http://www.vaud-pharmacies.ch/f/lien-actualite-pharmacie/servicedegarde.asp

Is dyspepsia always treated like this?
Usually dyspepsia is an annoying but benign problem.  But occasionally it can be a sign that there is something more seriously wrong inside the body.  If you are worried, go to see your doctor to talk about your concerns, especially if you or a family member has any of the following symptoms:

  • Difficulty swallowing
  • Vomiting a lot or vomiting red/brown blood
  • Passing red or black stools
  • Losing weight unintentionally
  • Feeling generally unwell and weak
  • Finding a lump in the tummy
  • If you have had a lot of symptoms that just won’t go away
  • If there are stomach problems in your family, including ulcers, cancer etc.


We are often more concerned about the health of the older people in our family and certainly if someone over the age of 55 is having any of the above problems, encourage them to see a doctor as soon as possible.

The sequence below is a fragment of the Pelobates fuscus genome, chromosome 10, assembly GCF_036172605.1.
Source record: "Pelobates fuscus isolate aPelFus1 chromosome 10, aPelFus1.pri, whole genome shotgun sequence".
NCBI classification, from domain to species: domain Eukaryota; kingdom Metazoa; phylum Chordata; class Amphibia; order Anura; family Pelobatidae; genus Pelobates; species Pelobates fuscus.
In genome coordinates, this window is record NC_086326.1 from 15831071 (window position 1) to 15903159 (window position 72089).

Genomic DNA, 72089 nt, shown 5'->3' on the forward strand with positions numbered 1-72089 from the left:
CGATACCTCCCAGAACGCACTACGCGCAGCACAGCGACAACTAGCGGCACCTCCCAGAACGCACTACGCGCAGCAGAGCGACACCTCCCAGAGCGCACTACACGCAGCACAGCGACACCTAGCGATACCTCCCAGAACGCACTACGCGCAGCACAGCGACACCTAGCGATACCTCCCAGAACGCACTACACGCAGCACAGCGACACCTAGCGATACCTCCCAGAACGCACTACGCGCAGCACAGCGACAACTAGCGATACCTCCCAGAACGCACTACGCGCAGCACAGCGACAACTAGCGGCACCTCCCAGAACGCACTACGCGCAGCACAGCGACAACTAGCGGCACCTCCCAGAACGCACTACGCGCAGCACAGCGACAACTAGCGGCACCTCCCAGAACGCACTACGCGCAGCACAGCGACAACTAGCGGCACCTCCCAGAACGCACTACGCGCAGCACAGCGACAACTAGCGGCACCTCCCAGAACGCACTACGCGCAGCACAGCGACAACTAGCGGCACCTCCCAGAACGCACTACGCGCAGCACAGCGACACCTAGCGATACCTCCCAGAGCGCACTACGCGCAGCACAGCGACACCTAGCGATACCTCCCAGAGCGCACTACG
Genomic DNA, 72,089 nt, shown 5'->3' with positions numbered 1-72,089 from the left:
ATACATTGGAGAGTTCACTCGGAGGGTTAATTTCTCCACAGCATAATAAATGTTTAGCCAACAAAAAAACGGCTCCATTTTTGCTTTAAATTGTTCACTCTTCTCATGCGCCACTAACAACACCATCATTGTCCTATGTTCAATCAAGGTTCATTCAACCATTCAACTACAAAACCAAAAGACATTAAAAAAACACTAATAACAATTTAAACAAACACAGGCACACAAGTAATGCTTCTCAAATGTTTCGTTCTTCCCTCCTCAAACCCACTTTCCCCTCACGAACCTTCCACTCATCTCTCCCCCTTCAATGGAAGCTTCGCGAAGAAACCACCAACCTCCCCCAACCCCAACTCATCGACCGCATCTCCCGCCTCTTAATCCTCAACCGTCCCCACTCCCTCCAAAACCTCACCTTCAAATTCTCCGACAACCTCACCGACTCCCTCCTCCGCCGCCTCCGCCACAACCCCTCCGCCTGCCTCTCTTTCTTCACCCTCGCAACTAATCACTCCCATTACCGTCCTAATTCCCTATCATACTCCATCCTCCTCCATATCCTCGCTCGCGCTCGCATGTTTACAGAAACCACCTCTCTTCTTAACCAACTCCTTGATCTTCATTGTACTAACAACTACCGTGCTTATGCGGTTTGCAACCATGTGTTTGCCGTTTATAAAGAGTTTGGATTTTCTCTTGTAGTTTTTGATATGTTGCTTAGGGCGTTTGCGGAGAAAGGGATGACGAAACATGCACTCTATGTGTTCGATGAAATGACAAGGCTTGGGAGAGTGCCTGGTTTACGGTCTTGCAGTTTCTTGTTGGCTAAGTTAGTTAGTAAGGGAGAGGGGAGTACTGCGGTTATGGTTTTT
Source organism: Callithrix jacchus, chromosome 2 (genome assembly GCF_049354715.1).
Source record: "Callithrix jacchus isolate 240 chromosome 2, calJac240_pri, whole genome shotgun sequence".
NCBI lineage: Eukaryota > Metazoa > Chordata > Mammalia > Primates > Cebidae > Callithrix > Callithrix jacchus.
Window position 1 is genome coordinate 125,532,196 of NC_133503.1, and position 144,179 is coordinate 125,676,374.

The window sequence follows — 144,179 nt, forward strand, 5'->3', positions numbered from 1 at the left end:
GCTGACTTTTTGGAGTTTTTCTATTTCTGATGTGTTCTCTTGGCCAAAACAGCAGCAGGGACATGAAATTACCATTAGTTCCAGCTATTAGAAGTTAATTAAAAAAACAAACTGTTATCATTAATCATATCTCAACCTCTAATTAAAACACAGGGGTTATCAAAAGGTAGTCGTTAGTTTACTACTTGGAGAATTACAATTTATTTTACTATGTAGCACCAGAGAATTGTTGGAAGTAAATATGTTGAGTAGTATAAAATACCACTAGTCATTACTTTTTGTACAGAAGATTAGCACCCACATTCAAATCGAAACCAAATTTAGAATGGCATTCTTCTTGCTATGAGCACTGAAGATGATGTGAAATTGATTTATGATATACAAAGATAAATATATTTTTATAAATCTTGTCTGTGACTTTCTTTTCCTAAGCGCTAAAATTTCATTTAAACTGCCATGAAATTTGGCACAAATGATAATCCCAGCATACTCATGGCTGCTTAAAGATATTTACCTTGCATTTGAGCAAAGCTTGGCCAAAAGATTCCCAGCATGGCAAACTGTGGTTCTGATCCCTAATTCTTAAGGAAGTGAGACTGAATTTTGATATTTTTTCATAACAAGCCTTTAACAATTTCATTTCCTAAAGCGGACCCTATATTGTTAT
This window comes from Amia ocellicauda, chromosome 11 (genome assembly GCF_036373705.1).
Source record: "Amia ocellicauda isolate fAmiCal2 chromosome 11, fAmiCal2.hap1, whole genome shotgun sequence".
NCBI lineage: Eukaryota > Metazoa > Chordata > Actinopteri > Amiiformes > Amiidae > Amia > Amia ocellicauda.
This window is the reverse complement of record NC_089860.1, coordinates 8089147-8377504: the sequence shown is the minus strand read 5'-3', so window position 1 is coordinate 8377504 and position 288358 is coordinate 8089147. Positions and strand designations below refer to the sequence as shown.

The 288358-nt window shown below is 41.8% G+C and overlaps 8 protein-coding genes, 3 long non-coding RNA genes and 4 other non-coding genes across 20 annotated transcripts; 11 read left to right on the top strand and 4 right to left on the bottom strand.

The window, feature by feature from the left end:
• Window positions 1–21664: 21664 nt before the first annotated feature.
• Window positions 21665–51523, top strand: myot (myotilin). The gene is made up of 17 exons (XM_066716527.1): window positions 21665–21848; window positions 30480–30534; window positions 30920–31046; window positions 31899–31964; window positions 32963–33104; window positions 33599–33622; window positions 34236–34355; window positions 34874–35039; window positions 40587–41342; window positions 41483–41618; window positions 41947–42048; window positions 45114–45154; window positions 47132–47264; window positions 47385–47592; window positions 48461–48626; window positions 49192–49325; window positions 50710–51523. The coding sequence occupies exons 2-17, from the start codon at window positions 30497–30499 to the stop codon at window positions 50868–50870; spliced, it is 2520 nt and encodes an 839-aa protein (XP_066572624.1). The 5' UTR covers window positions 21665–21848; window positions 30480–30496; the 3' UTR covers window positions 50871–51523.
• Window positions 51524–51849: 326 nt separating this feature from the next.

We hope this blog has been useful for you - do share with your friends, family and colleagues. From all the team at HealthFirst, we wish you a happy and safe Christmas.

Author's bio

pennyfraserportraitDr Penny Fraser  MB BS BSc(HONS) MRCS(ENG)

Dr Penny is a British-trained Emergency Medicine doctor, who lives in Geneva. She is also the mother of two busy little skiers aged 7 and 9. Along with Dr Michelle Wright and her other colleagues at HealthFirst, she has a passion for delivering health education and First Aid training to the English-speaking community in Switzerland. 

HealthFirst provides a range of practical, interactive First Aid courses including a unique Mountain First Aid Course and a First Aid course, obligatory for the Swiss Driver’s Licence, and suitable for anyone from the age of 14.

www.healthfirst.ch